Years ago I used to workout at a gym a few times a week. I kept this up for almost two years. I was almost to the point of considering getting into competitions when we decided to move again and a gym membership wasn’t an option anymore. (I did continue working out at home, though).
For most of my life I have been pretty thin. I never thought of myself as very active because I was never very athletic, but when I think back, I rarely sat still for long. I walked everywhere, played sports, started working in restaurants, and loved stretching and doing yoga.
Because of this, I have dealt with my fair share of insults for being thin, blonde, and whatever other beauty standard I apparently had and others wanted. I have dealt with too much unwanted attention and the fear and trauma of people asserting their needs on me.
This created an interesting effect when I found myself overweight after having two kids. I wasn’t enormous or anything, but the extra weight hurt and wasn’t healthy for me. So my mom set me up with a gym membership and I took a closer look at what I was eating.
When I started out, I was almost invisible. I could look like a fool and the response would be easy to take. I obviously needed to be at a gym to shed some pounds. Men didn’t look, women didn’t comment. I was free to focus on myself and my health.
I worked hard, ate a better diet full of rich variety and home-cooking, and made sure to rest when I needed it. As the months worn on I got stronger and more confident in my workouts. I began designing them specifically for what I had set as my goals. I stretched diligently and was a better mom for it.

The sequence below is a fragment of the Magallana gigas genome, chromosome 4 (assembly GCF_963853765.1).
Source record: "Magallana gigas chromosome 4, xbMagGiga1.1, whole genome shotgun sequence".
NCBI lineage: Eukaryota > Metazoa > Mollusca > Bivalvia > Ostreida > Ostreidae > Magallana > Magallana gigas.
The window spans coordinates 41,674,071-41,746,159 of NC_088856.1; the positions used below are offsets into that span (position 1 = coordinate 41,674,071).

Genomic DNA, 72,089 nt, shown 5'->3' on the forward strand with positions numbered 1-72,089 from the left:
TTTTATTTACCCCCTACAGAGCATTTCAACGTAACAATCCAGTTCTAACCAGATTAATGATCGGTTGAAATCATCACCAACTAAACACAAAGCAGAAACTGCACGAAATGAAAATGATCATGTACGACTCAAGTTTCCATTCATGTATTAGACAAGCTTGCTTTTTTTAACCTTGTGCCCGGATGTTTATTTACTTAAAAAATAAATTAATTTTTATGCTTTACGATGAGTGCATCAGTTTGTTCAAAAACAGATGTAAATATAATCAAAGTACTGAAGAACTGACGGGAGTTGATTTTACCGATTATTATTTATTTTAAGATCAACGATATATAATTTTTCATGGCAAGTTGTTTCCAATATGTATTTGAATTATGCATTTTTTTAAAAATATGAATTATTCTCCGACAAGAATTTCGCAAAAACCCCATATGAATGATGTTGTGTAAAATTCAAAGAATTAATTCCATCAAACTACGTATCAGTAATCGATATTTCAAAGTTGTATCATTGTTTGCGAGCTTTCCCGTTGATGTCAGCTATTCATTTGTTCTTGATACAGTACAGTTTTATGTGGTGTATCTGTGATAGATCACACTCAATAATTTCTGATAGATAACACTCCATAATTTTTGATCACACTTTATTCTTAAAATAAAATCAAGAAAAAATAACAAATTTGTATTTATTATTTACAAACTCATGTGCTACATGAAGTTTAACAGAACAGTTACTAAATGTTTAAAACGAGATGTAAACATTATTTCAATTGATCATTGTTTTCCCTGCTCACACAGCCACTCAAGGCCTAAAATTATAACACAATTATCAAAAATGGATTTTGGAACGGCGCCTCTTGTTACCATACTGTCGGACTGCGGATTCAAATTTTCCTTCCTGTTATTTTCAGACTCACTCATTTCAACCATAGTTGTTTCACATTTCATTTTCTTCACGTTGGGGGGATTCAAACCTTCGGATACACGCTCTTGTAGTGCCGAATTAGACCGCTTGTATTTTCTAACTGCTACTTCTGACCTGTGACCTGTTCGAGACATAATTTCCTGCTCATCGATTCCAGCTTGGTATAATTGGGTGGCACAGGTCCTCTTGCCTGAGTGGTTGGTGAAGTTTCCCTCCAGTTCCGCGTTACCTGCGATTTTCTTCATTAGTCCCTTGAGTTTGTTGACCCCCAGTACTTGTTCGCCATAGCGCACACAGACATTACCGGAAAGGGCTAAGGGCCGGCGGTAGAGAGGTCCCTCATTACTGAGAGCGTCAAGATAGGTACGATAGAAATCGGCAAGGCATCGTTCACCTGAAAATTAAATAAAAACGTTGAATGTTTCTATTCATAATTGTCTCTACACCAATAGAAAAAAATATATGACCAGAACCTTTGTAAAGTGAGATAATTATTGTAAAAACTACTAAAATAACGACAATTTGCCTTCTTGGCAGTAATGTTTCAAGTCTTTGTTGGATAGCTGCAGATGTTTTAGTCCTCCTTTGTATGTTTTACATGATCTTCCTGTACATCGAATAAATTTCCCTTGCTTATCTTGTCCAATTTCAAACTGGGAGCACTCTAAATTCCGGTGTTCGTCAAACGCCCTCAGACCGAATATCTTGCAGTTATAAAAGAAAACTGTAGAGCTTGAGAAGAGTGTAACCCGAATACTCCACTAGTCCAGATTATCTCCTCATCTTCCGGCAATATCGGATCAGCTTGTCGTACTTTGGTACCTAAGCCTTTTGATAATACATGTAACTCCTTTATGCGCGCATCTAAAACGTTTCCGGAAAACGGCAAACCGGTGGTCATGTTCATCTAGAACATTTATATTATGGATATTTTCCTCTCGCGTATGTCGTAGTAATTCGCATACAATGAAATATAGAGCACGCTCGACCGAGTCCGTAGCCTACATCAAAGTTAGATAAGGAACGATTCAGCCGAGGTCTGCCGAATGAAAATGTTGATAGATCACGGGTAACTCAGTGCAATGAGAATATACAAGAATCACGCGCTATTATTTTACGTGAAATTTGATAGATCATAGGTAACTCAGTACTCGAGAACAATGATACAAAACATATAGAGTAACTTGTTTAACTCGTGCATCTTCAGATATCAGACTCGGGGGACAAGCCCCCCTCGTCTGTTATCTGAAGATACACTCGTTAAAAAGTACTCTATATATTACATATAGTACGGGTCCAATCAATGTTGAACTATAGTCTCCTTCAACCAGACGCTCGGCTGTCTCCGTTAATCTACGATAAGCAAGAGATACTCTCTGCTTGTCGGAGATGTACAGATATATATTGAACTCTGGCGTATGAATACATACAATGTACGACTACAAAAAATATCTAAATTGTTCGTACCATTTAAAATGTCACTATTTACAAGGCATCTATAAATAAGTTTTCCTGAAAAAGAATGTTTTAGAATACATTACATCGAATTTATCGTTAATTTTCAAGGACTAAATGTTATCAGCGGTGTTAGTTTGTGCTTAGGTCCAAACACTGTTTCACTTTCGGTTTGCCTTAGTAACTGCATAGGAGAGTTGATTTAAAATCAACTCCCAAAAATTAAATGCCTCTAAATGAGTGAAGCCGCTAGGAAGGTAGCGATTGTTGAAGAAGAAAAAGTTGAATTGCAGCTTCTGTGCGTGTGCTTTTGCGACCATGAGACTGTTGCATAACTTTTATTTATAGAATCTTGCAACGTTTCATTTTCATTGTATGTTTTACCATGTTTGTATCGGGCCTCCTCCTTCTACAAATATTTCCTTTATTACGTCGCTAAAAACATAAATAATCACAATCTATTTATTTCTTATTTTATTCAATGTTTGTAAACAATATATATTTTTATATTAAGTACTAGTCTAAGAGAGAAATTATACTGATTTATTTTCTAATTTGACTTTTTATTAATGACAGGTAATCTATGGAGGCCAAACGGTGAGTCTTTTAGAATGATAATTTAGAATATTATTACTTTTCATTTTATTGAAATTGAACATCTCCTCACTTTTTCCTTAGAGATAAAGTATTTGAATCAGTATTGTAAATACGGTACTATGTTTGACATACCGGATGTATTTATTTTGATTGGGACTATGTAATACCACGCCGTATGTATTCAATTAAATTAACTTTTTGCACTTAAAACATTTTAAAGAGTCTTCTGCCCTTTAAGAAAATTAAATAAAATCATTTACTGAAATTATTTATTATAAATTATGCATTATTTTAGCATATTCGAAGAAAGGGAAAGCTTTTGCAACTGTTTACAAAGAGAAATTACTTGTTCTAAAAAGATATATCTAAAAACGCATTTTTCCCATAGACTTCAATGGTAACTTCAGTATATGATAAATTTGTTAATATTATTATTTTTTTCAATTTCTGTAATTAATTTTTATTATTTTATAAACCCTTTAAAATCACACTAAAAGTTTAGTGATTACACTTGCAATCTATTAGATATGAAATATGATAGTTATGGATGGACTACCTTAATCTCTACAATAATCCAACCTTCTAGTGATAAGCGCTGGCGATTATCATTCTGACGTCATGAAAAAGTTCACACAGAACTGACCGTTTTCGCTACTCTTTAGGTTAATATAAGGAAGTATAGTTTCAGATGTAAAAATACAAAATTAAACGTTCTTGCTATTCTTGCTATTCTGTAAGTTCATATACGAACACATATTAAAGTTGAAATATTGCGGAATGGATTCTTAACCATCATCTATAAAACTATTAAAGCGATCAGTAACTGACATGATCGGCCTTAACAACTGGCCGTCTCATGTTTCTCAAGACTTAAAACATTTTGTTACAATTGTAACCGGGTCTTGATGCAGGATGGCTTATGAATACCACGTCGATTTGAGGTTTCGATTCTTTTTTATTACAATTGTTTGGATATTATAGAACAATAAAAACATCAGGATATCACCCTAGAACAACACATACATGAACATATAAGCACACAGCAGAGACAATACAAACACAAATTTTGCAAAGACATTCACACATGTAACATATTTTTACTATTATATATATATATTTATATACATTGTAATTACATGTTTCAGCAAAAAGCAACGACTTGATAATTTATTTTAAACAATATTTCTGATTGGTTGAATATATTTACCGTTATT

Then others began to notice the results of all my efforts. None of it was about being healthier. It was all about being thinner, sexier, what my secrets were. I got really self conscious in the changing room and while using machines. I mostly did free weights and used the cable machine, but would often use other options and felt judged. Some of it was definitely my own insecurities. The more in shape I got, the more self conscious I became.
I went from clearly needing to workout, to why is she bothering? I went from being the chubby mom, to a fit one to be jealous of. There was no credit for how much effort I had put into it all. No recognition of the research, the trial and error, the struggles I faced. Just another thin blonde who had no business being attractive. Except for those that had actually paid attention, and those who also put in the effort of designing their strength. They knew what it had taken me to get to this point.
Funny thing is, I’ve always seen myself as pretty plain. Not in a bad way. I like blending into a crowd and being able to observe everything unobtrusively. I’m definitely not a beauty icon. I’m just me.
I did think it was interesting how shocking this revelation was for many of the women that I spoke to. How could being more attractive make you feel less so? Now, after three pregnancies, I am pretty set at a slightly squishy size. It fluctuates with my ability to stay active and eat right, but it’s the happiest I’ve ever been about my size. I’m not thin enough for rude judgments, nor large enough for the same. I’m just right to make most people feel comfortable.
It’s a refreshing place to be.